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Sortable Drag and Drop Lists in Firestore

Episode 142 written by Jeff Delaney
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Health Check: This lesson was last reviewed on and tested with these packages:

  • Angular v6
  • RxJS v6
  • @angular/fire v5
  • draggable v0.18.beta

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Source code for Sortable Drag and Drop Lists in Firestore on Github

Sortable drag-and-drop lists are not an easy feature to code from scratch - you need to juggle a bunch of DOM events and change styles on the elements gracefully to make it look good. Generally speaking, it’s not a good idea to reinvent the wheel when building a sortable list, but instead use a solid library like Shopify’s draggable. It today’s lesson, you will learn how to use draggable in Angular, then provide backend persistence for the items in Firestore.

Initial Setup

The app we’re building is a sortable list of emojis, where the data is an embedded array on a Firestore document.

Sortable list of elements from a firestore document

This guide assumes that you’re working from an Angular app with @angular/fire installed. From there, we can install the @shopify/draggable. Specifically, we will be using the Sortable module built on top of draggable.

npm i @shopify/draggable

Our feature will include (1) a smart component that handles the database interaction and (2) a directive that manages the sortable DOM elements.

ng g component emoji
ng g directive sortable

Sortable Directive

Our first step is to wrap the draggable library in Angular. Most of the UI functionality will happen magically out of the box, but we need to listen to custom events from draggable to know when to update the database. In our case, we want to run a Firestore update on the sortable:stop event, which fires when the user has stopped dragging and the list is sorted.

The directive will take the initial document data via @Input, then emit a sorted array out via @Output. The parent component can listen to this event to know when a database write is needed.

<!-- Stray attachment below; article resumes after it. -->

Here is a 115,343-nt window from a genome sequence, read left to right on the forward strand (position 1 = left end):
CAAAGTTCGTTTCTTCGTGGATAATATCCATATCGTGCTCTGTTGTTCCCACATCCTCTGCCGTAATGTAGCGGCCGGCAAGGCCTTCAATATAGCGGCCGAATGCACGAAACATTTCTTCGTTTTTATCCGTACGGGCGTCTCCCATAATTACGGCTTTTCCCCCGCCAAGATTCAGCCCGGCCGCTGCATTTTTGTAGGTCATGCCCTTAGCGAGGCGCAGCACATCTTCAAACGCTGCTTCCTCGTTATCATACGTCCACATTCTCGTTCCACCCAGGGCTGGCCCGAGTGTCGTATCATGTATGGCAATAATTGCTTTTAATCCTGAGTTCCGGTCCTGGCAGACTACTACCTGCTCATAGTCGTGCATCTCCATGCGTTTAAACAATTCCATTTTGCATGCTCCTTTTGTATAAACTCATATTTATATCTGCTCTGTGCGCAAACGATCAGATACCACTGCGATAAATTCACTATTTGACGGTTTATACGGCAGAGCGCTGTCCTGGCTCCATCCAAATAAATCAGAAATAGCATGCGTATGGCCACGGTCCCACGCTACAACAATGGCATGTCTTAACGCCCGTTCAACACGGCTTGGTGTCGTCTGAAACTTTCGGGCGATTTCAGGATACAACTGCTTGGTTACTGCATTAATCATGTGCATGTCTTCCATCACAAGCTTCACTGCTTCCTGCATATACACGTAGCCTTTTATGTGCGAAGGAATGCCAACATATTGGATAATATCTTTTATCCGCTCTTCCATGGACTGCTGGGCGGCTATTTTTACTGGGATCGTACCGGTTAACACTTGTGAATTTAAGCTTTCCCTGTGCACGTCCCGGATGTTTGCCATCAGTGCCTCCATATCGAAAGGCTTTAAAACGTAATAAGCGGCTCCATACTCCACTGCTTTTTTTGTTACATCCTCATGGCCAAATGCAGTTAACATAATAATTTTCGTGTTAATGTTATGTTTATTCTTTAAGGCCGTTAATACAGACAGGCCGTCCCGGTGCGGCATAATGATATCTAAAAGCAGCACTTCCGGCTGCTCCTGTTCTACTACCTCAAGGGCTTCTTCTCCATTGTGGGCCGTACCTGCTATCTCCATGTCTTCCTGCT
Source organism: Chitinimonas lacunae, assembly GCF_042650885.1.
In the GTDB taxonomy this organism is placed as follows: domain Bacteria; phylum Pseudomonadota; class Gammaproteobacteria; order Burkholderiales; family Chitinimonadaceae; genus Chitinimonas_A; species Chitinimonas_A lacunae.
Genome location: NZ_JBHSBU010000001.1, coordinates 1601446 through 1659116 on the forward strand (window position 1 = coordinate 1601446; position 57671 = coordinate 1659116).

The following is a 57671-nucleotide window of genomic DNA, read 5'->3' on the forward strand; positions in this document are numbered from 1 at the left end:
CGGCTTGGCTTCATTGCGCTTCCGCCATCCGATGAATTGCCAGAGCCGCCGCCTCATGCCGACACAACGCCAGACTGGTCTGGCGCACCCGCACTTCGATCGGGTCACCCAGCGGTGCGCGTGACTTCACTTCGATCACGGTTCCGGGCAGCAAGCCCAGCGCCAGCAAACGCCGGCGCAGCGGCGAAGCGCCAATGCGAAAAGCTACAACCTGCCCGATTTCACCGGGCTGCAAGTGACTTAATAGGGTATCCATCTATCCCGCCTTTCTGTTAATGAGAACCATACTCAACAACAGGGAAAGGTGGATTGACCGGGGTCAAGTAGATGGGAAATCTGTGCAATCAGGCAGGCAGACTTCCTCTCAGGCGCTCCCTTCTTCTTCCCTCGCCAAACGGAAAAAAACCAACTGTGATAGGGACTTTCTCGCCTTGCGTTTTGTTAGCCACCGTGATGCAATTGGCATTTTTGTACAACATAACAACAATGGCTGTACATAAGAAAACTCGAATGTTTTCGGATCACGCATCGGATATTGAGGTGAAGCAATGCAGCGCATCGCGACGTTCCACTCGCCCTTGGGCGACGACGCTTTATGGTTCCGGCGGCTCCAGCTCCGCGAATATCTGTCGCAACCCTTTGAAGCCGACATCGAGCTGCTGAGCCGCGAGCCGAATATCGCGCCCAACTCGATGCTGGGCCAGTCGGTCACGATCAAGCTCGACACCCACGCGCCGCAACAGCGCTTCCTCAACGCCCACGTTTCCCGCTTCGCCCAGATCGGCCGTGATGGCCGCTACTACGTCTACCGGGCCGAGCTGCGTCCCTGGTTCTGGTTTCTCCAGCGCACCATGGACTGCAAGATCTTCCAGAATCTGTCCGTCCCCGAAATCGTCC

import {
Directive,
ElementRef,
AfterViewInit,
Input,
Output,
EventEmitter
} from '@angular/core';

import { Sortable } from '@shopify/draggable';

@Directive({
selector: '[sortable]'
})
export class SortableDirective implements AfterViewInit {
@Input()
data: any[];

@Output()
stop = new EventEmitter();

sortable: Sortable;

constructor(private el: ElementRef) {}

ngAfterViewInit() {
this.sortable = new Sortable(this.el.nativeElement, {
draggable: 'li'
});

this.sortable.on('sortable:stop', e => this.handleStop(e));
}

handleStop(e) {
console.log(e);
const { newIndex, oldIndex } = e;
const next = this.data;
const moved = next.splice(oldIndex, 1);
next.splice(newIndex, 0, moved[0]);

this.stop.emit();
}
}

In the next steps, we will put the directive to use in the HTML

<ul sortable (stop)="updateFirestore($event)">
<li>One</li>
<li>Two</li>
<li>Thee</li>
</ul>

Sorting the List in Firestore

In the following section, we will use a parent smart component to listen to the sort stop event to trigger the database write.

Sorting the Entire Array

To sort an array in Firestore, we need to send the entire array in the data payload when running the update. Our directive already sends us the sorted array, so we just need execute the database write on the document.

import { Component, OnInit } from '@angular/core';
import { AngularFirestore, AngularFirestoreDocument } from '@angular/fire/firestore';
import { Observable } from 'rxjs';

@Component(...)
export class EmojisComponent implements OnInit {
constructor(private afs: AngularFirestore) {}

docRef: AngularFirestoreDocument;
doc$: Observable<any>;


ngOnInit() {
this.docRef = this.afs.doc(`emojis/userJeffD`);
this.doc$ = this.docRef.valueChanges();
}

update(e) {
this.docRef.update(e)
}

Updating Single Array Values in Firestore

Firebase recently introduced a two new methods for working with Array data in Firestore - arrayUnion and arrayRemove. This makes it easy to manage value uniqueness in an array field.

import { firestore } from 'firebase/app';

// ...omitted
appendItem() {
const emoji = '🍺 Beer Me'
this.docRef.update({
favs: firestore.FieldValue.arrayUnion(emoji)
})
}

removeItem(emoji) {
this.docRef.update({
favs: firestore.FieldValue.arrayRemove(emoji)
})

Making it Look Good

Draggable automatically toggles CSS classes on the elements, so we just need to write a little bit of CSS to make it look decent, but add CSS transition animations to these classes to really make them pop.

.draggable-container--is-dragging {
border: 5px blue solid;
}

.draggable-source--is-dragging {
transform: scale(0.8);
background: lightgray;
}

.draggable-source--placed {
background: green;
transform: scale(1);
transition: transform 700ms ease-in;
}

.draggable-mirror {
background: gray;
display: block;
}

The End

Using a library like Draggable adds a lot of magic to your app, but that’s often a tradeoff worth making. Encapsulating the code in a directive will means you can easily remove it or extend it with additional Angular functionality. You now have an easy starting point for building sortable lists in Firestore, let me know what you think on the comments or on Slack.